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Is Spotify Stock a Buy Right Now?

By Adam Levy – Apr 7, 2020 at 9:30AM

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Coronavirus is having a big impact on listener habits.

Spotify's (SPOT 0.93%) stock price has held up relatively well since the S&P 500 peaked in February. While not entirely immune to the sell-off spurred by the impact of coronavirus, the share price is only down about half as much as the market index.

That suggests the market doesn't think Spotify will see as big of an impact on its business as many other sectors. Still, there's disagreement among analysts about whether the more modest sell-off presents a buying opportunity or not for investors interested in the streaming audio company.

Two weeks ago, Bernstein analyst Todd Juenger upgraded the stock, noting that Spotify is "perfectly insulated" from the impact of coronavirus. This week, Raymond James analyst Justin Patterson downgraded the stock, saying Spotify is seeing less engagement and fewer downloads from people staying at home.

So, is it a good time to buy Spotify shares or not? 

A woman wearing headphones and holding a smartphone

Image source: Getty Images.

Music engagement is dropping

There's no doubt people are listening to fewer songs than they did before coronavirus forced us to stay home as much as possible. Spotify saw listenership of its top 200 songs drop over 20% in Italy between March 3 and March 17, showing the impact of social distancing.

With fewer people commuting to work or going to the gym -- prime streaming hours -- Spotify is seeing lower music listening numbers. And Patterson suggests that with streaming shifting to the home, more people are likely listening on smart speakers such as Amazon's (AMZN -0.54%) Echo devices. As such, he believes Amazon's poised to win market share with its Amazon Music services, which integrate nicely with Echo devices.

Declining music listening is bad for Spotify, but it's not the worst thing in the world. About 90% of Spotify's revenue comes from subscriptions. Consumers are paying for those subscriptions regardless of how much they listen. It's unlikely very many subscribers will cancel just because they're listening to less music for now.

That said, Spotify may see a drop in conversions from its free service to its paid service because of lower engagement. The question is whether those free listeners will convert to paid subscriptions when listening habits return to normal. If people are discovering music streaming through their Amazon devices while they stay at home, it may be Amazon that converts those free listeners into paid subscribers.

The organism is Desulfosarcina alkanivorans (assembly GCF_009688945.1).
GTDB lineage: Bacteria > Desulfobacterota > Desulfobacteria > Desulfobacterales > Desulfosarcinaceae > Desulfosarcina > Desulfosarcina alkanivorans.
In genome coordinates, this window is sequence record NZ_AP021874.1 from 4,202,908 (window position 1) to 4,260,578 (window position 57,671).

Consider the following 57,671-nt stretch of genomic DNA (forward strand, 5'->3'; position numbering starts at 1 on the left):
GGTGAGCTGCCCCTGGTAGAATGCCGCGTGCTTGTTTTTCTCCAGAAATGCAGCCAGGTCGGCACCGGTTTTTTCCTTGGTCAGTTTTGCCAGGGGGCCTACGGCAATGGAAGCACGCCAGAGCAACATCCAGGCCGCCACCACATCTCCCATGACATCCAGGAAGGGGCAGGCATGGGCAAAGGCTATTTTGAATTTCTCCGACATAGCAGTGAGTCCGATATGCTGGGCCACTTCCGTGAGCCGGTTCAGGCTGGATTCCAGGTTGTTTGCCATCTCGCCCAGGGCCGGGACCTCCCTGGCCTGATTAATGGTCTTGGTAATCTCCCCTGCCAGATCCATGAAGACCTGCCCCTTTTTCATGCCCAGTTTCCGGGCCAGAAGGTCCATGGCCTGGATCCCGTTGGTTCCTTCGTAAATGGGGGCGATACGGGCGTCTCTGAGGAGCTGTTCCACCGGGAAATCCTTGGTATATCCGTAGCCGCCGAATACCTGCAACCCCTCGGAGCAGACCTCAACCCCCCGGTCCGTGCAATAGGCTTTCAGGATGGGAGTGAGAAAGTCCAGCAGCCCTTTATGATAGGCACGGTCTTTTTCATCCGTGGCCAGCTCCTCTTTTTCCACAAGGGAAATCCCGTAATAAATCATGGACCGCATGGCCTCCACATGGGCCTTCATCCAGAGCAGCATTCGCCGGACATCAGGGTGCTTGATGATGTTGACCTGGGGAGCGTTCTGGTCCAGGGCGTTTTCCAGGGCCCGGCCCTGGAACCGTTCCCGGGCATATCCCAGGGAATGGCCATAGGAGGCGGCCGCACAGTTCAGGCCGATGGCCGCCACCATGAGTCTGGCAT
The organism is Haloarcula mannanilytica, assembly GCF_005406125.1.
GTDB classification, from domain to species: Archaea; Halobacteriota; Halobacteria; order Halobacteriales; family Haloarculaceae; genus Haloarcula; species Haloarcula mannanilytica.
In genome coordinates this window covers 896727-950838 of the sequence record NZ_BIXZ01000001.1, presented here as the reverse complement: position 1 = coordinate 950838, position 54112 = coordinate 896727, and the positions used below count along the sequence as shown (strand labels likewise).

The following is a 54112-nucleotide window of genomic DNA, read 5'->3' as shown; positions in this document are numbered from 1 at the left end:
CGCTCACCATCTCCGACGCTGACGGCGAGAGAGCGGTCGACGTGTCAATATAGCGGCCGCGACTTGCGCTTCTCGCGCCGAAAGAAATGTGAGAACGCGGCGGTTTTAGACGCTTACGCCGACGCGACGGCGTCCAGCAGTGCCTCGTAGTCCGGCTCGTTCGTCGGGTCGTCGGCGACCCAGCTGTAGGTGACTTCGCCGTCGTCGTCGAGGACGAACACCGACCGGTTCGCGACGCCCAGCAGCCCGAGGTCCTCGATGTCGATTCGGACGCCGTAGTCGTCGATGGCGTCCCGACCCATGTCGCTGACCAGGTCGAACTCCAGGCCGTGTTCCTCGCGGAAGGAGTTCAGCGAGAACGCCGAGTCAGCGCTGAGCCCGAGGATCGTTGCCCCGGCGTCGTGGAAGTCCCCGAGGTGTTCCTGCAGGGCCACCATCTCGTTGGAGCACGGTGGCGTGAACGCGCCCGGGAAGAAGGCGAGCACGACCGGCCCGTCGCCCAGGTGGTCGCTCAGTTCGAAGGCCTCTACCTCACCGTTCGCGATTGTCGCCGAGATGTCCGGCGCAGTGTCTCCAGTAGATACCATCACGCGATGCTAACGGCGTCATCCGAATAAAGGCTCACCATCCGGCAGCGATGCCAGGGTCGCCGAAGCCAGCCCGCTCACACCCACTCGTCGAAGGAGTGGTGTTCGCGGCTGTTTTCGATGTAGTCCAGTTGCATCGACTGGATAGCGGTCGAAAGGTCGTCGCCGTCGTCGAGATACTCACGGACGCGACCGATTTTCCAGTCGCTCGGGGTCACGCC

Podcast listening is dropping, too

Spotify has invested heavily in podcasts over the last couple of years, but even the increasingly popular audio format is struggling to engage audiences at home. Genres such as news saw a spike in engagement in early March, but listenership fell off a cliff by the end of the month, perhaps due to fatigue.

Still, overall podcast listening is up for the year, and Spotify is grabbing a greater share of podcast downloads and streams. That should provide support for the streaming service as consumers gravitate toward the format.

Moreover, Spotify's investments in podcasting technology company Anchor could see increased interest amid social distancing as creators suddenly find themselves with a lot more free time. The environment could lead to a boom in user-generated content, and podcasting is an accessible format.

An increase in podcast content on Spotify's platform should provide a long-term boost for overall listenership. Spotify believes increased podcast listening leads to greater overall engagement and premium subscriptions. It's still working to prove causality.

Is Spotify a buy?

The shift in listening habits is no doubt a challenge for Spotify. Without prime listening hours such as work commutes and gym time, Spotify is seeing a drop in both music and podcasts. Still, the company is at the forefront of the biggest trend in music. 

While Amazon may have an advantage in home listening thanks to its smart speaker market share, Spotify's strength in podcasting should help draw in listeners in the long run when listening habits return to normal. If we see increased interest in podcast creation during social distancing efforts, that could be to Spotify's benefit as well.

The long-term story is still very much intact for Spotify. So, if you liked Spotify stock when it was around $150 per share, you should definitely like it around $120 per share.

John Mackey, CEO of Whole Foods Market, an Amazon subsidiary, is a member of The Motley Fool's board of directors. Adam Levy owns shares of Amazon. The Motley Fool owns shares of and recommends Amazon and Spotify Technology and recommends the following options: short January 2022 $1940 calls on Amazon and long January 2022 $1920 calls on Amazon. The Motley Fool has a disclosure policy.

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Spotify Stock Quote
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